# On limit at infinity of functions and their derivatives

We consider continuously differentiable real functions defined on $$(0,\infty)$$ and the limits $\lim\limits_{x \to \infty} f(x) \text{ and } \lim\limits_{x \to \infty} f^\prime(x).$

### A map $$f$$ such that $$\lim\limits_{x \to \infty} f(x) = \infty$$ and $$\lim\limits_{x \to \infty} f^\prime(x) = 0$$

Consider the map $$f : x \mapsto \sqrt{x}$$. It is clear that $$\lim\limits_{x \to \infty} f(x) = \infty$$. As $$f^\prime(x) = \frac{1}{2 \sqrt{x}}$$, we have as announced $$\lim\limits_{x \to \infty} f^\prime(x) = 0$$

### A bounded map $$g$$ having no limit at infinity such that $$\lim\limits_{x \to \infty} g^\prime(x) = 0$$

One idea is to take an oscillating map whose wavelength is increasing to $$\infty$$. Let’s take the map $$g : x \mapsto \cos \sqrt{x}$$. $$g$$ doesn’t have a limit at $$\infty$$ as for $$n \in \mathbb N$$, we have $$g(n^2 \pi^2) = \cos n \pi = (-1)^n$$. However, the derivative of $$g$$ is $g^\prime(x) = – \frac{\sin \sqrt{x}}{2 \sqrt{x}},$ and as $$\vert g^\prime(x) \vert \le \frac{1}{2 \sqrt{x}}$$ for all $$x \in (0,\infty)$$, we have $$\lim\limits_{x \to \infty} g^\prime(x) = 0$$.

# Non linear map preserving Euclidean norm

Let $$V$$ be a real vector space endowed with an Euclidean norm $$\Vert \cdot \Vert$$.

A bijective map $$T : V \to V$$ that preserves inner product $$\langle \cdot, \cdot \rangle$$ is linear. Also, Mazur-Ulam theorem states that an onto map $$T : V \to V$$ which is an isometry ($$\Vert T(x)-T(y) \Vert = \Vert x-y \Vert$$ for all $$x,y \in V$$) and fixes the origin ($$T(0) = 0$$) is linear.

What about an application that preserves the norm ($$\Vert T(x) \Vert = \Vert x \Vert$$ for all $$x \in V$$)? $$T$$ might not be linear as we show with following example:$\begin{array}{l|rcll} T : & V & \longrightarrow & V \\ & x & \longmapsto & x & \text{if } \Vert x \Vert \neq 1\\ & x & \longmapsto & -x & \text{if } \Vert x \Vert = 1\end{array}$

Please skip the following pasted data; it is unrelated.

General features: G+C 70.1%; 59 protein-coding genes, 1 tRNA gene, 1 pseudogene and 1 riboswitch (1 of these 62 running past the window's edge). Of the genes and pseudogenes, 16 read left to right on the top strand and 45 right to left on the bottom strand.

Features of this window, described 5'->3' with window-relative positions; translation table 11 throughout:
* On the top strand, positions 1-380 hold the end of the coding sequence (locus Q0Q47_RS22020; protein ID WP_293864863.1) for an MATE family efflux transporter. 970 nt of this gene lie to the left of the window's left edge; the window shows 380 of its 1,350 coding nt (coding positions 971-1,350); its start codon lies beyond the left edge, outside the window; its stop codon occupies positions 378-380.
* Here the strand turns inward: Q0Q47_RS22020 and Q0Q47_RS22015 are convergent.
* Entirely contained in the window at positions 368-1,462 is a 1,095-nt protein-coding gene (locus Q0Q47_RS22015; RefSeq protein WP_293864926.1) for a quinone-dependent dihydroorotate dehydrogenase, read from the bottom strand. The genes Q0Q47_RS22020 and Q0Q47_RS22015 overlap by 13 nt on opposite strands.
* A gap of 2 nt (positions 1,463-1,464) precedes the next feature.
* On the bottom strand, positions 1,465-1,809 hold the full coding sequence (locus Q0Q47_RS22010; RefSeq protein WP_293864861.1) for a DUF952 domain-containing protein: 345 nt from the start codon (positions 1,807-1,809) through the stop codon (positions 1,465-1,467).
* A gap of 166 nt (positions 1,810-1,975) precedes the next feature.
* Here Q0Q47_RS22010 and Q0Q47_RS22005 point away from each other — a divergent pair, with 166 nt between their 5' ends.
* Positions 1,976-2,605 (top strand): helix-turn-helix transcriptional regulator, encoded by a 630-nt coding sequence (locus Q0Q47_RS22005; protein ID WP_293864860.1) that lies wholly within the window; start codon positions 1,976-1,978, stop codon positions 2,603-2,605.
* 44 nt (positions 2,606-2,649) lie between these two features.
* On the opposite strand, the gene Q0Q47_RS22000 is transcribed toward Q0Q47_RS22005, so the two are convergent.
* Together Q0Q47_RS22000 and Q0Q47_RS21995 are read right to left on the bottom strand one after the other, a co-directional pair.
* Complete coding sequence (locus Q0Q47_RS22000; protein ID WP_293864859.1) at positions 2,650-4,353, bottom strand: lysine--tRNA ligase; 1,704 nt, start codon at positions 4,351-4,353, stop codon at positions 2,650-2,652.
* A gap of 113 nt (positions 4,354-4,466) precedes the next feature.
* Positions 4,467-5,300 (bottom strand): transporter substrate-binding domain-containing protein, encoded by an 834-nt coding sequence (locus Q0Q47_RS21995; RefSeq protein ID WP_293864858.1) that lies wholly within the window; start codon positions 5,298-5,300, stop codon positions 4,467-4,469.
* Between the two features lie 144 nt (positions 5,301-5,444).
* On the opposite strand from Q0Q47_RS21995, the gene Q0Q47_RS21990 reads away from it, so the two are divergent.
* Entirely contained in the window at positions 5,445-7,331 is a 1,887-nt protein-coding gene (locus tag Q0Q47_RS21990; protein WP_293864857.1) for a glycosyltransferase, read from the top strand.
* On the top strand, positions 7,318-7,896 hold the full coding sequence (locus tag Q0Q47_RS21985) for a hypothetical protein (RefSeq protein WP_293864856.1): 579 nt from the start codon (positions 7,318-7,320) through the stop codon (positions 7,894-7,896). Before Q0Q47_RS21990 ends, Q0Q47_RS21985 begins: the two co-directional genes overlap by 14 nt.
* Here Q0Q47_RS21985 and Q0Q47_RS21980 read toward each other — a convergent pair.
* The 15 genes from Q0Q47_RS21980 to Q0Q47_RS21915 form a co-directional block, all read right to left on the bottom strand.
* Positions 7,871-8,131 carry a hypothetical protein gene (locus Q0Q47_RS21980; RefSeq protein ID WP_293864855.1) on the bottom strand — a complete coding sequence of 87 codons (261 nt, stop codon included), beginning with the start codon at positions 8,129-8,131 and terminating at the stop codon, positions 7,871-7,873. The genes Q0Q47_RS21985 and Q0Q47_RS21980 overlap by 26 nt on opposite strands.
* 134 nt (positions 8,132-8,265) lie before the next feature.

It is clear that $$T$$ preserves the norm. However $$T$$ is not linear as soon as $$V$$ is not the zero vector space. In that case, consider $$x_0$$ such that $$\Vert x_0 \Vert = 1$$. We have:$\begin{cases} T(2 x_0) &= 2 x_0 \text{ as } \Vert 2 x_0 \Vert = 2\\ \text{while}\\ T(x_0) + T(x_0) = -x_0 + (-x_0) &= – 2 x_0 \end{cases}$

# Non linear map preserving orthogonality

Let $$V$$ be a real vector space endowed with an inner product $$\langle \cdot, \cdot \rangle$$.

It is known that a bijective map $$T : V \to V$$ that preserves the inner product $$\langle \cdot, \cdot \rangle$$ is linear.

That might not be the case if $$T$$ is supposed to only preserve orthogonality. Let’s consider for $$V$$ the real plane $$\mathbb R^2$$ and the map $\begin{array}{l|rcll} T : & \mathbb R^2 & \longrightarrow & \mathbb R^2 \\ & (x,y) & \longmapsto & (x,y) & \text{for } xy \neq 0\\ & (x,0) & \longmapsto & (0,x)\\ & (0,y) & \longmapsto & (y,0) \end{array}$

The restriction of $$T$$ to the plane less the x-axis and the y-axis is the identity and therefore is bijective on this set. Moreover $$T$$ is a bijection from the x-axis onto the y-axis, and a bijection from the y-axis onto the x-axis. This proves that $$T$$ is bijective on the real plane.

$$T$$ preserves the orthogonality on the plane less x-axis and y-axis as it is the identity there. As $$T$$ swaps the x-axis and the y-axis, it also preserves orthogonality of the coordinate axes. However, $$T$$ is not linear as for non zero $$x \neq y$$ we have: $\begin{cases} T[(x,0) + (0,y)] = T[(x,y)] &= (x,y)\\ \text{while}\\ T[(x,0)] + T[(0,y)] = (0,x) + (y,0) &= (y,x) \end{cases}$

# A linear map having all numbers as eigenvalue

Consider a linear map $$\varphi : E \to E$$ where $$E$$ is a linear space over the field $$\mathbb C$$ of the complex numbers. When $$E$$ is a finite dimensional vector space of dimension $$n \ge 1$$, the number of eigenvalues is finite. The eigenvalues are the roots of the characteristic polynomial $$\chi_\varphi$$ of $$\varphi$$. $$\chi_\varphi$$ is a complex polynomial of degree $$n \ge 1$$. Therefore the set of eigenvalues of $$\varphi$$ is non-empty and its cardinal is less than $$n$$.